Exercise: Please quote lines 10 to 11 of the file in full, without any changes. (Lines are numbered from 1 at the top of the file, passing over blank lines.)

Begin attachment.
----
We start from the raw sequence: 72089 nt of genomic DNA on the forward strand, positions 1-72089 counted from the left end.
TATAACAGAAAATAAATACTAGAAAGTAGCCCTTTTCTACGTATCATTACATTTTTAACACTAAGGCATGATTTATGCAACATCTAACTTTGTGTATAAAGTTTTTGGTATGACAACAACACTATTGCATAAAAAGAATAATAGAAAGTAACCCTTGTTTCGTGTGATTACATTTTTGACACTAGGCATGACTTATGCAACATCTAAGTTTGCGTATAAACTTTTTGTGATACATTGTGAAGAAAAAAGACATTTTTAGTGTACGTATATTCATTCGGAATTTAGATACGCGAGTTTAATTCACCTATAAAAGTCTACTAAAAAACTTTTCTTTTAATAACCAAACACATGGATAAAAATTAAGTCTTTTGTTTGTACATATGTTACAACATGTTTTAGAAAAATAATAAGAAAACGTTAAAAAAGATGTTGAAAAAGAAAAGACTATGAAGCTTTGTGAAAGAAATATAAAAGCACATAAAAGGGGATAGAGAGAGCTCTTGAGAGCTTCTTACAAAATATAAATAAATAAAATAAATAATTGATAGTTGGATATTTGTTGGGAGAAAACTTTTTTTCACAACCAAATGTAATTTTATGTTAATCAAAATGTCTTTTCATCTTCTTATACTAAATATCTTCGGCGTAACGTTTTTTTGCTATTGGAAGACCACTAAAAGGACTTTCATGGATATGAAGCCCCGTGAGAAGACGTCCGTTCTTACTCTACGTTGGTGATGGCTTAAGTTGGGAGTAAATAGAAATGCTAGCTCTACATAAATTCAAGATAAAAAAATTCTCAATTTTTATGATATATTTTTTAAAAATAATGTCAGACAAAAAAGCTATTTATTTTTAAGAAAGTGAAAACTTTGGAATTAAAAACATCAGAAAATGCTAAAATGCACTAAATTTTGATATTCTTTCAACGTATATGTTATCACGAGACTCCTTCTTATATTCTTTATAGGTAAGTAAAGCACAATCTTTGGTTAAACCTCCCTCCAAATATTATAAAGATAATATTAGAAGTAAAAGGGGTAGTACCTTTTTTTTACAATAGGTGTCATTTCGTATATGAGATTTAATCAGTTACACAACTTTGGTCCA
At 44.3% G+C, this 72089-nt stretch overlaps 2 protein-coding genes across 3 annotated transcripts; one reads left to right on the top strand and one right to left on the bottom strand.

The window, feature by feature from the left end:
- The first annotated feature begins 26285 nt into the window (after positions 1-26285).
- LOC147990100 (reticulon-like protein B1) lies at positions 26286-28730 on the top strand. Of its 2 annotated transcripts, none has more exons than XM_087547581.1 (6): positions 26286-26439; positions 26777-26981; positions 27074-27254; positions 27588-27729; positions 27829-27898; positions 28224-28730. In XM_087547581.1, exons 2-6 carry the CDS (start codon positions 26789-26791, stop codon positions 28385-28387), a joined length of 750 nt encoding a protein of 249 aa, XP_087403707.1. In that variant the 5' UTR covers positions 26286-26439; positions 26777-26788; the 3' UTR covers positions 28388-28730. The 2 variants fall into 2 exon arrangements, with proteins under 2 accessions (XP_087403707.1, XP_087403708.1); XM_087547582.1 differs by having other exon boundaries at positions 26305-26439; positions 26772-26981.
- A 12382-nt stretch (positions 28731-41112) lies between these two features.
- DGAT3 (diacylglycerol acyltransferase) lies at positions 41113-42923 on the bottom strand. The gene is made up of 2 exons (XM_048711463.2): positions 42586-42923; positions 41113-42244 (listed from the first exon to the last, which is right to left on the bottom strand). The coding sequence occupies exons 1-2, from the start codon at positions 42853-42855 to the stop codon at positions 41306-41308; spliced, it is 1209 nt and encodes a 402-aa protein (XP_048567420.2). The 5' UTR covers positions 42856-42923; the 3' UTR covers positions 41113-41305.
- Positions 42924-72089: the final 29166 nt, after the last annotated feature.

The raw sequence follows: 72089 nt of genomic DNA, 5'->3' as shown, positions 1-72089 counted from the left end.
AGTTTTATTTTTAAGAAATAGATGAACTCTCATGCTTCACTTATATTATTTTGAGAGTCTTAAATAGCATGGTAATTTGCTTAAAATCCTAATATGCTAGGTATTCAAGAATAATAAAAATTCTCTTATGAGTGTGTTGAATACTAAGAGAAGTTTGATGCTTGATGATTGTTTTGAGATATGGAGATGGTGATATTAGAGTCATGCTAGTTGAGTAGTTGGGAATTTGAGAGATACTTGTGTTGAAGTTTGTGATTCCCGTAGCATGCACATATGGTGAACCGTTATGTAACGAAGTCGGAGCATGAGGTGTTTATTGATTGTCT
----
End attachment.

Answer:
The raw sequence follows: 72089 nt of genomic DNA, 5'->3' as shown, positions 1-72089 counted from the left end.
AGTTTTATTTTTAAGAAATAGATGAACTCTCATGCTTCACTTATATTATTTTGAGAGTCTTAAATAGCATGGTAATTTGCTTAAAATCCTAATATGCTAGGTATTCAAGAATAATAAAAATTCTCTTATGAGTGTGTTGAATACTAAGAGAAGTTTGATGCTTGATGATTGTTTTGAGATATGGAGATGGTGATATTAGAGTCATGCTAGTTGAGTAGTTGGGAATTTGAGAGATACTTGTGTTGAAGTTTGTGATTCCCGTAGCATGCACATATGGTGAACCGTTATGTAACGAAGTCGGAGCATGAGGTGTTTATTGATTGTCT